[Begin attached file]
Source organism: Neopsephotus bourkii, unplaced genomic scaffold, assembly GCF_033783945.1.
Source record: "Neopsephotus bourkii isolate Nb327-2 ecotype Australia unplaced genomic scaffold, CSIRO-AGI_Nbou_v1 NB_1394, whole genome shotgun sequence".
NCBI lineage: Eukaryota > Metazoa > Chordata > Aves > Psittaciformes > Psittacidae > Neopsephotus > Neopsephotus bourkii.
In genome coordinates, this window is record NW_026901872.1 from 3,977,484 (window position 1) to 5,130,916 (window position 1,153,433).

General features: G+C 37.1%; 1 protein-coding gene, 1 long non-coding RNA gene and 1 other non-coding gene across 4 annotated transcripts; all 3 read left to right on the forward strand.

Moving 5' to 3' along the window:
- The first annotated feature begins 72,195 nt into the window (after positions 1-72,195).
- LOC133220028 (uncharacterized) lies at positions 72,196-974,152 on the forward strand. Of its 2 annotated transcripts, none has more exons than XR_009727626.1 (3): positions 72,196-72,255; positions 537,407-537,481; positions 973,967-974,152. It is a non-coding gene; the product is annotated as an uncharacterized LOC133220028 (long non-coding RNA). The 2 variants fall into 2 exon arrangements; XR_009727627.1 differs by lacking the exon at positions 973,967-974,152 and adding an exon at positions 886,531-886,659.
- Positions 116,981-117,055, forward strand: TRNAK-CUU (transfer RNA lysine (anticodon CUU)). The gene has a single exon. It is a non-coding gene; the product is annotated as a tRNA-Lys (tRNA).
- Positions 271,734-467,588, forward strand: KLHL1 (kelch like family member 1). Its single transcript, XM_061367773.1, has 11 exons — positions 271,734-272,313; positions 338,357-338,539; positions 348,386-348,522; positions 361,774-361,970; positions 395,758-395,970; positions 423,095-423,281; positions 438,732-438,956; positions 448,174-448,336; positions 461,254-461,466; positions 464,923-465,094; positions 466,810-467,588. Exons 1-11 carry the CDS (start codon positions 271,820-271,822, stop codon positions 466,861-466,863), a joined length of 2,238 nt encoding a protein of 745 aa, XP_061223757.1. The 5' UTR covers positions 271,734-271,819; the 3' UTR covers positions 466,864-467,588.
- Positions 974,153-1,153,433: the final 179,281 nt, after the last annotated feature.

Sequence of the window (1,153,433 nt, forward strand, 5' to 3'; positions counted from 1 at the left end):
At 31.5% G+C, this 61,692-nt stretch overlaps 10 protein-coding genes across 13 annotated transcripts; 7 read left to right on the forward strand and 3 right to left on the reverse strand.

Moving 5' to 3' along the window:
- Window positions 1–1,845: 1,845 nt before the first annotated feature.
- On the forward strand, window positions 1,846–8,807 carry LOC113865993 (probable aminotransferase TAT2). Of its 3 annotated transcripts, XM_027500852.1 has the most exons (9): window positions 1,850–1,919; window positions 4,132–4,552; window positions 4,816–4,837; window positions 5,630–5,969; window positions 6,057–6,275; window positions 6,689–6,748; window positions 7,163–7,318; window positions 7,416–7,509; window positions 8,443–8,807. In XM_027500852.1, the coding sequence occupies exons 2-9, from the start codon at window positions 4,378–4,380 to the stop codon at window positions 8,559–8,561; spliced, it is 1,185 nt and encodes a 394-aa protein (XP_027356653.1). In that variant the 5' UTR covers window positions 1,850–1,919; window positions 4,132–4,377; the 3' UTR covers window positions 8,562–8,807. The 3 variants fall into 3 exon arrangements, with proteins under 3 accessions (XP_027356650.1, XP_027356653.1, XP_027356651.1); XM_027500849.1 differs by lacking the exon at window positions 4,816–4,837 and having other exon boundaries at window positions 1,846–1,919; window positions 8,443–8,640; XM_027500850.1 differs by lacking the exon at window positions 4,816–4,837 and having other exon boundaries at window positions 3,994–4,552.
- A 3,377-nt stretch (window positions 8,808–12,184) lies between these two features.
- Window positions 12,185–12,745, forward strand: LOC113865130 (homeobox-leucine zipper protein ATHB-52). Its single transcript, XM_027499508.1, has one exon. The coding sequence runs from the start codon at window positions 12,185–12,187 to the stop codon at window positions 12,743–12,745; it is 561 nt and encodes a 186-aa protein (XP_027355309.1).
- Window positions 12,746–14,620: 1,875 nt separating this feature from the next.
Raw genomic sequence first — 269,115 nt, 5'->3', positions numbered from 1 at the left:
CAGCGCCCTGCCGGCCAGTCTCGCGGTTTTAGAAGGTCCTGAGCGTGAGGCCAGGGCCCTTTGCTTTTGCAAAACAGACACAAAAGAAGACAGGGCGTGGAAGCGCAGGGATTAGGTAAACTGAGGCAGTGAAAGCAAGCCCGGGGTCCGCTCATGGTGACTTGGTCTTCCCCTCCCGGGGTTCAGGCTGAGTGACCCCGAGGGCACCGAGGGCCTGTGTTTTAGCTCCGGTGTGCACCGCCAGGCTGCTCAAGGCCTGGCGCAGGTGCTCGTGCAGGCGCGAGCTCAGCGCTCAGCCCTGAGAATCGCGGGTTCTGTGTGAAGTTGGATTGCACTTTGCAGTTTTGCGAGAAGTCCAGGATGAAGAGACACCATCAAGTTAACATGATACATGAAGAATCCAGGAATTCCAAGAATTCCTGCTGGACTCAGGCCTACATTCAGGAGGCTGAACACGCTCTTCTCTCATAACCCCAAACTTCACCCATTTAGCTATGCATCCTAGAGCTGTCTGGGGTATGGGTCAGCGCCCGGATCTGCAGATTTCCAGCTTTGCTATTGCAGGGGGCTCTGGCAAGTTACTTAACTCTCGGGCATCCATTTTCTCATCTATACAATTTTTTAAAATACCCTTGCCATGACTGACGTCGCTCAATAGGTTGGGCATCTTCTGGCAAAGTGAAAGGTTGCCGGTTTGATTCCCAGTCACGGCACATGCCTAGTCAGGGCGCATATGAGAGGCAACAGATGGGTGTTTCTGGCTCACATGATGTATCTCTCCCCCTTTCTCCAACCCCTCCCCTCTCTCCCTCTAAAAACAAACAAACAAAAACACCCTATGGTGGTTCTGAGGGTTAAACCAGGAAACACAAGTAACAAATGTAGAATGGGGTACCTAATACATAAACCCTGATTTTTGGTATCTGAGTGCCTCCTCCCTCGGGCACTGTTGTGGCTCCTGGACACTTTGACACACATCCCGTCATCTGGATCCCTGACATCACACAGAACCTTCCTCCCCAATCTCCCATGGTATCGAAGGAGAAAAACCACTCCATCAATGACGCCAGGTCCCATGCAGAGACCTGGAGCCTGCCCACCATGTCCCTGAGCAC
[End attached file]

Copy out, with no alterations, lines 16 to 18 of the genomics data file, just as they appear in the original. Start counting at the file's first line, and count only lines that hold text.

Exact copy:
- On the forward strand, window positions 1,846–8,807 carry LOC113865993 (probable aminotransferase TAT2). Of its 3 annotated transcripts, XM_027500852.1 has the most exons (9): window positions 1,850–1,919; window positions 4,132–4,552; window positions 4,816–4,837; window positions 5,630–5,969; window positions 6,057–6,275; window positions 6,689–6,748; window positions 7,163–7,318; window positions 7,416–7,509; window positions 8,443–8,807. In XM_027500852.1, the coding sequence occupies exons 2-9, from the start codon at window positions 4,378–4,380 to the stop codon at window positions 8,559–8,561; spliced, it is 1,185 nt and encodes a 394-aa protein (XP_027356653.1). In that variant the 5' UTR covers window positions 1,850–1,919; window positions 4,132–4,377; the 3' UTR covers window positions 8,562–8,807. The 3 variants fall into 3 exon arrangements, with proteins under 3 accessions (XP_027356650.1, XP_027356653.1, XP_027356651.1); XM_027500849.1 differs by lacking the exon at window positions 4,816–4,837 and having other exon boundaries at window positions 1,846–1,919; window positions 8,443–8,640; XM_027500850.1 differs by lacking the exon at window positions 4,816–4,837 and having other exon boundaries at window positions 3,994–4,552.
- A 3,377-nt stretch (window positions 8,808–12,184) lies between these two features.
- Window positions 12,185–12,745, forward strand: LOC113865130 (homeobox-leucine zipper protein ATHB-52). Its single transcript, XM_027499508.1, has one exon. The coding sequence runs from the start codon at window positions 12,185–12,187 to the stop codon at window positions 12,743–12,745; it is 561 nt and encodes a 186-aa protein (XP_027355309.1).